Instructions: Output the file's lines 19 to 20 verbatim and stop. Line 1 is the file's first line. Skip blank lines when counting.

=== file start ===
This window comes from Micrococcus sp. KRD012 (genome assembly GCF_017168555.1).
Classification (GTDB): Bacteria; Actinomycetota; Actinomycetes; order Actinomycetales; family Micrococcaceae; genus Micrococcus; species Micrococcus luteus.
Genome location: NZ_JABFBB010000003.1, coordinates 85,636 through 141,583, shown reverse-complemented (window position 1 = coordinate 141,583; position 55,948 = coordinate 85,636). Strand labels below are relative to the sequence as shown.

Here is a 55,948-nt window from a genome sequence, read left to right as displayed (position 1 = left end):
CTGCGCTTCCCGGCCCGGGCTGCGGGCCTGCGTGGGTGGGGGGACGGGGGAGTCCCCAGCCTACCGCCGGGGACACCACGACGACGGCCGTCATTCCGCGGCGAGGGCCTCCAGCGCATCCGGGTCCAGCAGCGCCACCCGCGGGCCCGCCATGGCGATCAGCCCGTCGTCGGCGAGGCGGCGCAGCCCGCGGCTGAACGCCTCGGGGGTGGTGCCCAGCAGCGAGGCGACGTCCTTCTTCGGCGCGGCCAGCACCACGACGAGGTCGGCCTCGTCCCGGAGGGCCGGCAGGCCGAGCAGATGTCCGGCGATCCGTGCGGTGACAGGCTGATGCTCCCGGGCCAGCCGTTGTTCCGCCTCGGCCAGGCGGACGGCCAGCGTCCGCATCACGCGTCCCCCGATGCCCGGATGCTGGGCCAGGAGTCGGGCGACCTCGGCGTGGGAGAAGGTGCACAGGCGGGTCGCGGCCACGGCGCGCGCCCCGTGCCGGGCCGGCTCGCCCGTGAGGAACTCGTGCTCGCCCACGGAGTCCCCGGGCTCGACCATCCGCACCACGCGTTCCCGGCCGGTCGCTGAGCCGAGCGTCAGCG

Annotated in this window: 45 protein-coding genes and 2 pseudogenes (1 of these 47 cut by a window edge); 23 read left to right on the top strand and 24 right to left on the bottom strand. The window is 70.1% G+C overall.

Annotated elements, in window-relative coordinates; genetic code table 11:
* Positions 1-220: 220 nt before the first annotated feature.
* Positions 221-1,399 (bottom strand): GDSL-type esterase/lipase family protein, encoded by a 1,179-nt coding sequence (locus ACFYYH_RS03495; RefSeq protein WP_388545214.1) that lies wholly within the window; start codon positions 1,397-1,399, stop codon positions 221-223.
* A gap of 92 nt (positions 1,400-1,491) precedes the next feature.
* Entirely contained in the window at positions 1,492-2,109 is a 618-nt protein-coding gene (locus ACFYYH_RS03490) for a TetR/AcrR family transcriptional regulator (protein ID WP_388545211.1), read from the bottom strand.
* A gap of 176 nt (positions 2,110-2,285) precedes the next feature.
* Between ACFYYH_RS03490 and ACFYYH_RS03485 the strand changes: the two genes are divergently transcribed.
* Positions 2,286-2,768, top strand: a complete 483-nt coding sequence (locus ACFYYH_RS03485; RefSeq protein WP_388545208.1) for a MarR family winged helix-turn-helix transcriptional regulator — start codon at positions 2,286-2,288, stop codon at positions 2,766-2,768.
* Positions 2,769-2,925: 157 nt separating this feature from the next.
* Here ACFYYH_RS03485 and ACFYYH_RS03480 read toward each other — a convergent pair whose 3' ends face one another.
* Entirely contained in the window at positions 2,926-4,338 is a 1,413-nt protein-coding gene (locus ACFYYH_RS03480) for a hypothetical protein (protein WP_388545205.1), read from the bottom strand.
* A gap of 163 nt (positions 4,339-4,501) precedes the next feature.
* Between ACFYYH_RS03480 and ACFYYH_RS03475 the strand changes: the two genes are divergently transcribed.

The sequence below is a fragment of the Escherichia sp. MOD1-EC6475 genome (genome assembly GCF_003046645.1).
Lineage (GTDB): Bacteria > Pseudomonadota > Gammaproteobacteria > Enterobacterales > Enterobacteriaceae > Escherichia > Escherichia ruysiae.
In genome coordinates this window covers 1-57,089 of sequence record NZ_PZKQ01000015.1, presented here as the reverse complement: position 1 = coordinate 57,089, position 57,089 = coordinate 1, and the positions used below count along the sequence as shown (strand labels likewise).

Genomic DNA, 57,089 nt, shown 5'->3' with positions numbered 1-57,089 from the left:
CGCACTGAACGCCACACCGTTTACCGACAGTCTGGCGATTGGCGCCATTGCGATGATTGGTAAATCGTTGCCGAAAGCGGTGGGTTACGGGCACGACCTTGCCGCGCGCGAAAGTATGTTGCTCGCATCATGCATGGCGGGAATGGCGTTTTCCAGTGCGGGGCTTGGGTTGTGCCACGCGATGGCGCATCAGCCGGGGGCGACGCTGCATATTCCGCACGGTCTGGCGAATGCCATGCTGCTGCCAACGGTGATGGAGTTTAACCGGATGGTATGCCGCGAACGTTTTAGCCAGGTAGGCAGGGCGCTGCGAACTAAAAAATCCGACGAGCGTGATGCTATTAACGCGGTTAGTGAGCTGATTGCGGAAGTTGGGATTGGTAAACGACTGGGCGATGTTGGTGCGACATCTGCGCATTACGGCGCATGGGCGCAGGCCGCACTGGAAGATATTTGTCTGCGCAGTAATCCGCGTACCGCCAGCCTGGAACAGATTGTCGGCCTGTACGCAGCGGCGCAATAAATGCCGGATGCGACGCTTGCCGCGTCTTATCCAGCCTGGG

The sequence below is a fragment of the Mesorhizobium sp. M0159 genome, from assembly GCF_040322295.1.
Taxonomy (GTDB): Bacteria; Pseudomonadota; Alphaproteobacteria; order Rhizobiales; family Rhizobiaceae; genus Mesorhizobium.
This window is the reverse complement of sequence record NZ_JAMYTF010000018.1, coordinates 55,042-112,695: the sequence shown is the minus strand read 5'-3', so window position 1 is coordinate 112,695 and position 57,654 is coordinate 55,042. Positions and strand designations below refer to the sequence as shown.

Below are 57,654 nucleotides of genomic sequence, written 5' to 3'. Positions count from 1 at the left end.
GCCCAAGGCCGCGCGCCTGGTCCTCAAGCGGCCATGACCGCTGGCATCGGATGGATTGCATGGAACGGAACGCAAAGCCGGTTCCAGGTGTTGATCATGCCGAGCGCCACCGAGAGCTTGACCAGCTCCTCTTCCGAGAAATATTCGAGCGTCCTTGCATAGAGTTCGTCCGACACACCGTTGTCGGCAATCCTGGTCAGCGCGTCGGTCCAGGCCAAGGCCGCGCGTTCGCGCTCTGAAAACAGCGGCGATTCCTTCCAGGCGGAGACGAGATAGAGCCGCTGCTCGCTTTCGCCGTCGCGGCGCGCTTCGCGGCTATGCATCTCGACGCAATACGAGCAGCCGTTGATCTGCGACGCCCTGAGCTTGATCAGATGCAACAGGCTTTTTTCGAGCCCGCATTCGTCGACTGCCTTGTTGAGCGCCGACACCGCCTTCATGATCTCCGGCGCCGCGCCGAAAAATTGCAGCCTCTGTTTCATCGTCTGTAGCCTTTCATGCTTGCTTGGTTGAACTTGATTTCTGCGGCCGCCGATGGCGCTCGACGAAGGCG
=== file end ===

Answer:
* Between ACFYYH_RS03480 and ACFYYH_RS03475 the strand changes: the two genes are divergently transcribed.

The sequence below is a fragment of the Escherichia sp. MOD1-EC6475 genome (genome assembly GCF_003046645.1).